Rammed Earth buildings can give the impression that they “grow out of the ground,” especially when the soil used is taken directly from the site. This may be slightly romanticized, but there is little doubt when looking at a RE wall that its composition is unprocessed, unfiltered, and entirely natural.
A wall is rammed in 6 inch intervals that show up as horizontal striations once a mold is removed and the wall has cured. This effective is especially dramatized when different clay and sand colors are used for various layers. In fact, these layers don’t even need to be straight – graceful bends can be added in that don’t reduce the wall’s strength. Additionally, shapes can be imprinted or “stamped” into walls to serve either practical or aesthetic purposes.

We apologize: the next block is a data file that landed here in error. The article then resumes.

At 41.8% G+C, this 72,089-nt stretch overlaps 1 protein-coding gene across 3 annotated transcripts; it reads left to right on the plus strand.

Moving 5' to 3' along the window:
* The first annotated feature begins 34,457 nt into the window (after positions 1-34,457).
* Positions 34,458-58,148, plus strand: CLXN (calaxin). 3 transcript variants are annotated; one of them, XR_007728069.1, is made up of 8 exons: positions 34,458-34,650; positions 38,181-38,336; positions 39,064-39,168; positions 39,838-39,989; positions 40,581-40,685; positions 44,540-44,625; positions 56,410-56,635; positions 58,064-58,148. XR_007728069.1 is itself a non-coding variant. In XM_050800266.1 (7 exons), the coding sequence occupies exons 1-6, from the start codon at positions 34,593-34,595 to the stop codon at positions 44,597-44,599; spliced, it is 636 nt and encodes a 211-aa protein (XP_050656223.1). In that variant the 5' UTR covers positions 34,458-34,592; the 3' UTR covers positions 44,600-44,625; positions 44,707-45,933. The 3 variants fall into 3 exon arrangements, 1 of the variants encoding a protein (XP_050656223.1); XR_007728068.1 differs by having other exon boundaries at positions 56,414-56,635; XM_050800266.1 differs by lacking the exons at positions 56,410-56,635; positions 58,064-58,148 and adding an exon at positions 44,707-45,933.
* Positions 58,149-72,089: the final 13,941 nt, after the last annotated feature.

In Surkhet, monsoon season is prohibitively hot and humid for an effective learning environment. Conversely, winters are dry and cold. Building with RE, and incorporating intelligent passive solar designs, combats both of these issues. An 18-inch wall of RE acts as a 12-hour thermal flywheel and is extremely effective at mitigating diurnal temperature fluctuations between day and night. This thermal mass, combined with appropriately sized overhangs, will keep classrooms warm during winter months and greatly reduce indoor temperatures during the summer. The walls also breathe, especially without a cement stabilizer, and maintain a comfortable air humidity around 40-50%. We want to create classrooms that are comfortable during every season – indoor spaces where our students can learn without the added distraction of an uncomfortable environment.
Rammed Earth for our Site: